69.9 F
San Diego
Sunday, Oct 1, 2023

GOVERNMENT–Taxpayers Group Backs Regional Infrastructure Plan Government: Proposal a ‘Once-in-a-Lifetime’ Opportunity for Area

The San Diego County Taxpayers Association boarded the “Peace train,” supporting a proposal by state Sen. Steve Peace to consolidate at least six regional government agencies into a single super-agency.

While the actual bill establishing the new agency, the Regional Infrastructure and Transportation Agency, or RITA, has yet to be introduced, the concept has generated a good amount of discussion and behind-the-scenes lobbying in recent weeks.

Scott Barnett, SDCTA’s executive director, said the business group came out in support of Peace’s proposal in concept earlier this year and is offering specific ideas of how the basic idea can be improved.

“We’ve met with Sen. Peace, and will be meeting with him again in the next few weeks to talk over how the legislation will be worded,” Barnett said. “We think this is a once-in-a-lifetime opportunity for change in San Diego county government. And if we don’t do it in the next few years, our window of opportunity will close and we’ll be at a point of no return where we’ll become a mini-Los Angeles or Orange County.”

- Advertisement -

Peace said he was pleased with the association’s support and was impressed by the obvious amount of time the group spent on its analysis.

“There are lots of people in this community who are spending quality time on it. The two concepts that appear to be embraced by all are consolidated governance, and direct accountability,” Peace said.


Under Peace’s consolidation plan, the following agencies would be incorporated into RITA: the Port of San Diego, made up the five cities that possess San Diego bayfront tidelands; the San Diego Association of Governments (Sandag), made up of the county and its 18 cities; the Air Quality Management District; the Metropolitan Transit Development Board; the North County Transit District; and an as-yet unformed Border Infrastructure District.

Peace contends the current bureaucracy isn’t working well, isn’t accountable to voters and is costing taxpayers too much. Barnett said overall, Peace’s plan makes a lot of sense.

“This is the first step in what we hope will be the consolidation of more regional government programs,” Barnett said.

The taxpayers association agrees with Peace’s main contention that RITA’s board should be elected by voters, but suggested that some board seats represent particular districts, while a some represent the entire region, or are “at large.”

He wasn’t definitive of how many seats the board should be, saying it could range from seven to 15.

Rather than having the chairman of the RITA board appointed by the governor, the taxpayers association suggests the voter-elected board appoint both the chairman and the executive director.

The association also believes two agencies, the Port District and Sandag, should be retained but stripped of some of their current responsibilities.

Barnett said the group isn’t satisfied with the job Sandag is doing. He blames much of the region’s traffic woes on Sandag, saying it is too focused on elected officials reaching consensus on issues and not rocking the boat, Barnett said.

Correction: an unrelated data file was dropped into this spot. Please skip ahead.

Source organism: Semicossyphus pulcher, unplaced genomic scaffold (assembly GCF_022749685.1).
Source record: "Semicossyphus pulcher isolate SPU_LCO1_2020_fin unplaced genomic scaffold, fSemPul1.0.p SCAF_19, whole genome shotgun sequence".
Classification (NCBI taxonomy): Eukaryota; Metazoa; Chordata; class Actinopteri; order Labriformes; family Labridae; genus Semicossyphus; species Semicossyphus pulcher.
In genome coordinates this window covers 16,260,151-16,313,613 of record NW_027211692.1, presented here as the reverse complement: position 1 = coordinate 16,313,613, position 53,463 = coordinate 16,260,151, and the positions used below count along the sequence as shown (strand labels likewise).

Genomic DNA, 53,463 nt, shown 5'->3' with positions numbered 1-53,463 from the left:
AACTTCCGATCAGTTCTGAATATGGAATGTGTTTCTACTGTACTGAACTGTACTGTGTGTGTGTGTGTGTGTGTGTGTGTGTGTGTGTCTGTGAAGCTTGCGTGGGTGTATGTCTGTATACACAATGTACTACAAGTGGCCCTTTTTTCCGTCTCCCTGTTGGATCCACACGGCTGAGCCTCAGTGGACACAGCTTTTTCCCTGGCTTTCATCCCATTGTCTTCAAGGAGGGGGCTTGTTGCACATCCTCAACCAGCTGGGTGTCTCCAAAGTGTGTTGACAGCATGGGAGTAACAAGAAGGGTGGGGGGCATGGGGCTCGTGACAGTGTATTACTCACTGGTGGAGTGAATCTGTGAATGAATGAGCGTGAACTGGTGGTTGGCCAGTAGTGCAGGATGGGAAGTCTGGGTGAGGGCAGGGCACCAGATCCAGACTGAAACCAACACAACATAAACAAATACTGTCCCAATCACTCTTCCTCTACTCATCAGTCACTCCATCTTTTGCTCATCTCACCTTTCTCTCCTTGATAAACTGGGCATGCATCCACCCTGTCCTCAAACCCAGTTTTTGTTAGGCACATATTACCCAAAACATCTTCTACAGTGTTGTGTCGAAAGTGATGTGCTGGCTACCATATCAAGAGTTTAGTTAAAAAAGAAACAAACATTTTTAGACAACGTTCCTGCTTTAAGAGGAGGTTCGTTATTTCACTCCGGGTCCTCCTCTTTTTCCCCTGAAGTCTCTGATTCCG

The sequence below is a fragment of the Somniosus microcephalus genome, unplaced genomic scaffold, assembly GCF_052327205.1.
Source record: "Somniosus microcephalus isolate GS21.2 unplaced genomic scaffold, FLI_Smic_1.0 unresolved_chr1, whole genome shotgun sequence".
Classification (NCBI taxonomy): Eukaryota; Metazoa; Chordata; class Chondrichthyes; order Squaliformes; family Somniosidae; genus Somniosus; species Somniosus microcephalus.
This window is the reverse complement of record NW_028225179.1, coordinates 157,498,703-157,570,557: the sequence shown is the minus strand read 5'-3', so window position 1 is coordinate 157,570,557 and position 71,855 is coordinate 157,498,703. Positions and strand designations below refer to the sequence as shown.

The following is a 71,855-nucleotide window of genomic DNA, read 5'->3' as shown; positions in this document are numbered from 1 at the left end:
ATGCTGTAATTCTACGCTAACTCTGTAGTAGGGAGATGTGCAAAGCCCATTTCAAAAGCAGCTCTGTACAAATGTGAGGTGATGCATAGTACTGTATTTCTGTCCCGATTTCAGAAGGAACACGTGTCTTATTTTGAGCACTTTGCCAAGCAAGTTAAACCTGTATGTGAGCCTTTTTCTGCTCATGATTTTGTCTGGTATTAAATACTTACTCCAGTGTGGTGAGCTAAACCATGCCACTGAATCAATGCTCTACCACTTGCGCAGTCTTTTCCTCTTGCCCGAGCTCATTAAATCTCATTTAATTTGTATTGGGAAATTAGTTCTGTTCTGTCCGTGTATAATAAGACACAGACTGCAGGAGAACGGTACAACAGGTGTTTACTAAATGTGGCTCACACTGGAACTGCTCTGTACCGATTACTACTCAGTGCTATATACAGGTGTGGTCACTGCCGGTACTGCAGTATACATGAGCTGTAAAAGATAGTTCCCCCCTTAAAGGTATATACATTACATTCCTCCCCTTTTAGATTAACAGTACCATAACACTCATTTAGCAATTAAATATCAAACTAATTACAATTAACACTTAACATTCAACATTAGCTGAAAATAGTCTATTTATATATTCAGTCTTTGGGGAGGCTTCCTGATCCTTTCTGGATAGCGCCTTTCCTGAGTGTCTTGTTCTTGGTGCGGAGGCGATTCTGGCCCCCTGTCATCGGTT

Need Overall Scope

Barnett, who sat on Sandag’s 19-member board for three years as a Del Mar city councilman, said rather than finding consensus among member cities, the agency should make tough planning decisions based on what’s best for the entire region, mitigating traffic problems regionally, and getting more people to use mass transit.

To achieve that, the association would like to see Sandag’s current responsibility in allocating state transportation dollars go to RITA. Sandag still has some merit as a clearinghouse for planning data and consulting services, and as a forum where elected officials can meet to discuss common issues, Barnett said.

As for the port, Barnett said the cash-flush agency could retain management of the bay’s tidelands. The port’s current authority over Lindbergh Field, maritime operations and some railroad functions would revert to RITA, he said.

So far, only one port commissioner, David Malcolm of Chula Vista, supports the Peace plan. Malcolm is a longtime ally and friend of Peace.

In an interview with the San Diego Business Journal last month, Malcolm criticized the Sandag board and officials sitting on the boards of the other agencies, adding part of the problem is the members of these boards are all appointed, and not elected.

County Supervisor Dianne Jacob said the county board has appointed a subcommittee to monitor Peace’s proposal and offer ways it might be refined. Although some concepts need to be worked out, she personally supports RITA.

“It’s clear the current system is broken. The transportation needs of the area have grown, and gridlock and congestion have become worse. There has to be a better way,” said Jacob, whose 2nd District represents much of East County and winds into Poway.

Peace said he met with 14 mayors of the county’s 18 cities to give them a better understanding of his bill, Senate Bill 329, which won’t be officially introduced for at least two weeks.

Although he heard some opposition to the plan, most mayors agreed the current system needs fixing, and this may be a way to improve things, Peace said.

He said the first committee hearings on the bill aren’t planned until late April.


Featured Articles


Related Articles